Graphene is a very promising material for potential applications in many fields. Since manufacturing technologies of graphene are still at the developing stage, low-frequency noise measurements as a tool for evaluating their quality is proposed. In this work, noise properties of polymer thick-film resistors with graphene nano-platelets as a functional phase are reported. The measurements were carried out in room temperature. 1/f noise caused by resistance fluctuations has been found to be the main component in the specimens. The parameter values describing noise intensity of the polymer thick-film specimens have been calculated and compared with the values obtained for other thick-film resistors and layers used in microelectronics. The studied polymer thick-film specimens exhibit rather poor noise properties, especially for the layers with a low content of the functional phase.
Measurement of low-frequency noise properties of modern electronic components is a very demanding challenge due to the low magnitude of a noise signal and the limit of a dissipated power. In such a case, an ac technique with a lock-in amplifier or the use of a low-noise transformer as the first stage in the signal path are common approaches. A software dual-phase virtual lock-in (VLI) technique has been developed and tested in low-frequency noise studies of electronic components. VLI means that phase-sensitive detection is processed by a software layer rather than by an expensive hardware lock-in amplifier. The VLI method has been tested in exploration of noise in polymer thick-film resistors. Analysis of the obtained noise spectra of voltage fluctuations confirmed that the 1/f noise caused by resistance fluctuations is the dominant one. The calculated value of the parameter describing the noise intensity of a resistive material, C = 1·10−21 m3, is consistent with that obtained with the use of a dc method. On the other hand, it has been observed that the spectra of (excitation independent) resistance noise contain a 1/f component whose intensity depends on the excitation frequency. The phenomenon has been explained by means of noise suppression by impedances of the measurement circuit, giving an excellent agreement with the experimental data.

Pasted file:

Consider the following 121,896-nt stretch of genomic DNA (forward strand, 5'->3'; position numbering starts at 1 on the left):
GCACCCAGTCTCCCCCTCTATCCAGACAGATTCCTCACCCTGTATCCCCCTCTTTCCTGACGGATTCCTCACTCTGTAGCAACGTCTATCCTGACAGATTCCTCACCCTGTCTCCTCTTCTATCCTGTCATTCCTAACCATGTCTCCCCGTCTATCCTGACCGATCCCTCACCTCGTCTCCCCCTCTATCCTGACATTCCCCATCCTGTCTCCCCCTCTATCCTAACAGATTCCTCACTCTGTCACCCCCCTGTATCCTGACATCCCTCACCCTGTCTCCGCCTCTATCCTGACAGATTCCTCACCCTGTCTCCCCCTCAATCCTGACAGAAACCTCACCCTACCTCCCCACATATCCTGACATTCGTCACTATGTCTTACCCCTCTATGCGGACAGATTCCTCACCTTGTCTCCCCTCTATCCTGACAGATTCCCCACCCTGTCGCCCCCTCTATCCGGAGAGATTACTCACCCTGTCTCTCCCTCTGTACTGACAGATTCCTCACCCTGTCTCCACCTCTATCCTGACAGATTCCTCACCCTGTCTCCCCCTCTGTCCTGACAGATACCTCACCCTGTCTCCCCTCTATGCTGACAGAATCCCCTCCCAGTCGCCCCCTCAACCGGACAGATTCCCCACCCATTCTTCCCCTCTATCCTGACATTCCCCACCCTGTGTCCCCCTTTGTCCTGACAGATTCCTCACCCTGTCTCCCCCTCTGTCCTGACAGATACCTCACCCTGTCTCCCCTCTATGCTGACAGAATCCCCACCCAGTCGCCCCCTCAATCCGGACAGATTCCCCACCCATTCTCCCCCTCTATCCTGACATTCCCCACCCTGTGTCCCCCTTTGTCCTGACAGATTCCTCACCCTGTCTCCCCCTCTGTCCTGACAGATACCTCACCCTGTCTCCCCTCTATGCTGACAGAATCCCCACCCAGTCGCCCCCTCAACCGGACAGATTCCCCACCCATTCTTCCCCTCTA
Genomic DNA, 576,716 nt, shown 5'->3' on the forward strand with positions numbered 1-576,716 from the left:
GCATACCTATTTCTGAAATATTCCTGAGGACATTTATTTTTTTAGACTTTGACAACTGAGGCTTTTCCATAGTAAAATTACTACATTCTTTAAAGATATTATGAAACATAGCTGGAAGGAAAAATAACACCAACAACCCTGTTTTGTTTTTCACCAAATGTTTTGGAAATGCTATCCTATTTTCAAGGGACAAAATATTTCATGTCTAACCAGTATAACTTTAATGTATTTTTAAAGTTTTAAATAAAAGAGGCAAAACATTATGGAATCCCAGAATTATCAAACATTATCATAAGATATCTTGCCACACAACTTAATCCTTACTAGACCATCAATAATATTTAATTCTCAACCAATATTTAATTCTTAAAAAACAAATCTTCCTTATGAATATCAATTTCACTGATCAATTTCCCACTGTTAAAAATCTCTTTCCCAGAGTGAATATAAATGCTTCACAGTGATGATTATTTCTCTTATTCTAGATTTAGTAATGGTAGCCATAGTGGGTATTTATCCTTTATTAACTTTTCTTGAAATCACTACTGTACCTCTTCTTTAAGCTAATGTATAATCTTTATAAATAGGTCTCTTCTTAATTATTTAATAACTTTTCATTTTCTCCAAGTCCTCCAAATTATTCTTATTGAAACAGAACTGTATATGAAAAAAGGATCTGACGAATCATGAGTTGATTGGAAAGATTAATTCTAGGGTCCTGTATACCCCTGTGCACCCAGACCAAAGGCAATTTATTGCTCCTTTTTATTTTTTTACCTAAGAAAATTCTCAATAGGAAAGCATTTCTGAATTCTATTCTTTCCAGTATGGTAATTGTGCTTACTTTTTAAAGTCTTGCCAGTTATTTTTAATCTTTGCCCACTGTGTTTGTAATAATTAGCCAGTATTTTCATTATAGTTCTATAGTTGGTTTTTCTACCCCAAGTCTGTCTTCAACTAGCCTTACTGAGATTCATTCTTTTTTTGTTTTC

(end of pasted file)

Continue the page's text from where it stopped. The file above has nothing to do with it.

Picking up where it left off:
Low-frequency noise measurements have long been recognized as a valuable tool in the examination of quality and reliability of metallic interconnections in the microelectronic industry. While characterized by very high sensitivity, low-frequency noise measurements can be extremely time-consuming, especially when tests have to be carried out over an extended temperature range and with high temperature resolution as it is required by some advanced characterization approaches recently proposed in the literature. In order to address this issue we designed a dedicated system for the characterization of the low-frequency noise produced by a metallic line vs temperature. The system combines high flexibility and automation with excellent background noise levels. Test temperatures range from ambient temperature up to 300◦C. Measurements can be completely automated with temperature changing in pre-programmed steps. A ramp temperature mode is also possible that can be used, with proper caution, to virtually obtain a continuous plot of noise parameters vs temperature.